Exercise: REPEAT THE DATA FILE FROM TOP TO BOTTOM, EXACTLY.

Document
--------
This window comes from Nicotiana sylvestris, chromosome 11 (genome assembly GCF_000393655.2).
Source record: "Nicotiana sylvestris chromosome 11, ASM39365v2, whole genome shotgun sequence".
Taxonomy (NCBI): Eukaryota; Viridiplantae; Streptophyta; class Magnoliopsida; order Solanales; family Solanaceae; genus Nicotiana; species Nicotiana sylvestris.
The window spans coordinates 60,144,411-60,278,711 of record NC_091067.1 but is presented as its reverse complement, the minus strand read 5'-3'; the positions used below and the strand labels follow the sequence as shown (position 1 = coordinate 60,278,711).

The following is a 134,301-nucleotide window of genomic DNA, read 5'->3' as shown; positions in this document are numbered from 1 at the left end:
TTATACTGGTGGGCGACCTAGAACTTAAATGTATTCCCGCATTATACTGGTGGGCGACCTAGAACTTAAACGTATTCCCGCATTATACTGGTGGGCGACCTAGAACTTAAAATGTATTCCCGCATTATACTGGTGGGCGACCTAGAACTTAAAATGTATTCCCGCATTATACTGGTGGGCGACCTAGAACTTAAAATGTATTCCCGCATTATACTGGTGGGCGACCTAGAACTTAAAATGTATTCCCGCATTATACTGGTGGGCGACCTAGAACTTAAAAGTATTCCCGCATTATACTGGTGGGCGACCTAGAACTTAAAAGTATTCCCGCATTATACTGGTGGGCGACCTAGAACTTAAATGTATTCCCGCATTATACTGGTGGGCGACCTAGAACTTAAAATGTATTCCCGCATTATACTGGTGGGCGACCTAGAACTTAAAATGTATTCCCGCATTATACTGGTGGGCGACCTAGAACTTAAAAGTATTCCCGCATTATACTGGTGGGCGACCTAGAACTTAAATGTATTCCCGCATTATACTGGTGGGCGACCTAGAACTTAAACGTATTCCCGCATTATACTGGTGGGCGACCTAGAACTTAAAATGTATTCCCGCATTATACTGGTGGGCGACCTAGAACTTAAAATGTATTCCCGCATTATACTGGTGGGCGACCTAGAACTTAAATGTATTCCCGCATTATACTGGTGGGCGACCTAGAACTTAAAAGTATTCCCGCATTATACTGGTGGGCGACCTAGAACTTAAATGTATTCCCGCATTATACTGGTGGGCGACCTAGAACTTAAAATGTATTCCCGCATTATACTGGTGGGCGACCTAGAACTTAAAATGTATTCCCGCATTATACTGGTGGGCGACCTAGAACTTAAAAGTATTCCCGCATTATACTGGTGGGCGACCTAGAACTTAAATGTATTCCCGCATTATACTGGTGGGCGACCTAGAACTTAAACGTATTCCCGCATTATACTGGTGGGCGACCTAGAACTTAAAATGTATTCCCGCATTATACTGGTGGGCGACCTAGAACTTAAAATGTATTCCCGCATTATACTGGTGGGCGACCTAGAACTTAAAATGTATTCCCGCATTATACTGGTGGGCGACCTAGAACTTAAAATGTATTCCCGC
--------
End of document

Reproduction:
This window comes from Nicotiana sylvestris, chromosome 11 (genome assembly GCF_000393655.2).
Source record: "Nicotiana sylvestris chromosome 11, ASM39365v2, whole genome shotgun sequence".
Taxonomy (NCBI): Eukaryota; Viridiplantae; Streptophyta; class Magnoliopsida; order Solanales; family Solanaceae; genus Nicotiana; species Nicotiana sylvestris.
The window spans coordinates 60,144,411-60,278,711 of record NC_091067.1 but is presented as its reverse complement, the minus strand read 5'-3'; the positions used below and the strand labels follow the sequence as shown (position 1 = coordinate 60,278,711).

The following is a 134,301-nucleotide window of genomic DNA, read 5'->3' as shown; positions in this document are numbered from 1 at the left end:
TTATACTGGTGGGCGACCTAGAACTTAAATGTATTCCCGCATTATACTGGTGGGCGACCTAGAACTTAAACGTATTCCCGCATTATACTGGTGGGCGACCTAGAACTTAAAATGTATTCCCGCATTATACTGGTGGGCGACCTAGAACTTAAAATGTATTCCCGCATTATACTGGTGGGCGACCTAGAACTTAAAATGTATTCCCGCATTATACTGGTGGGCGACCTAGAACTTAAAATGTATTCCCGCATTATACTGGTGGGCGACCTAGAACTTAAAAGTATTCCCGCATTATACTGGTGGGCGACCTAGAACTTAAAAGTATTCCCGCATTATACTGGTGGGCGACCTAGAACTTAAATGTATTCCCGCATTATACTGGTGGGCGACCTAGAACTTAAAATGTATTCCCGCATTATACTGGTGGGCGACCTAGAACTTAAAATGTATTCCCGCATTATACTGGTGGGCGACCTAGAACTTAAAAGTATTCCCGCATTATACTGGTGGGCGACCTAGAACTTAAATGTATTCCCGCATTATACTGGTGGGCGACCTAGAACTTAAACGTATTCCCGCATTATACTGGTGGGCGACCTAGAACTTAAAATGTATTCCCGCATTATACTGGTGGGCGACCTAGAACTTAAAATGTATTCCCGCATTATACTGGTGGGCGACCTAGAACTTAAATGTATTCCCGCATTATACTGGTGGGCGACCTAGAACTTAAAAGTATTCCCGCATTATACTGGTGGGCGACCTAGAACTTAAATGTATTCCCGCATTATACTGGTGGGCGACCTAGAACTTAAAATGTATTCCCGCATTATACTGGTGGGCGACCTAGAACTTAAAATGTATTCCCGCATTATACTGGTGGGCGACCTAGAACTTAAAAGTATTCCCGCATTATACTGGTGGGCGACCTAGAACTTAAATGTATTCCCGCATTATACTGGTGGGCGACCTAGAACTTAAACGTATTCCCGCATTATACTGGTGGGCGACCTAGAACTTAAAATGTATTCCCGCATTATACTGGTGGGCGACCTAGAACTTAAAATGTATTCCCGCATTATACTGGTGGGCGACCTAGAACTTAAAATGTATTCCCGCATTATACTGGTGGGCGACCTAGAACTTAAAATGTATTCCCGC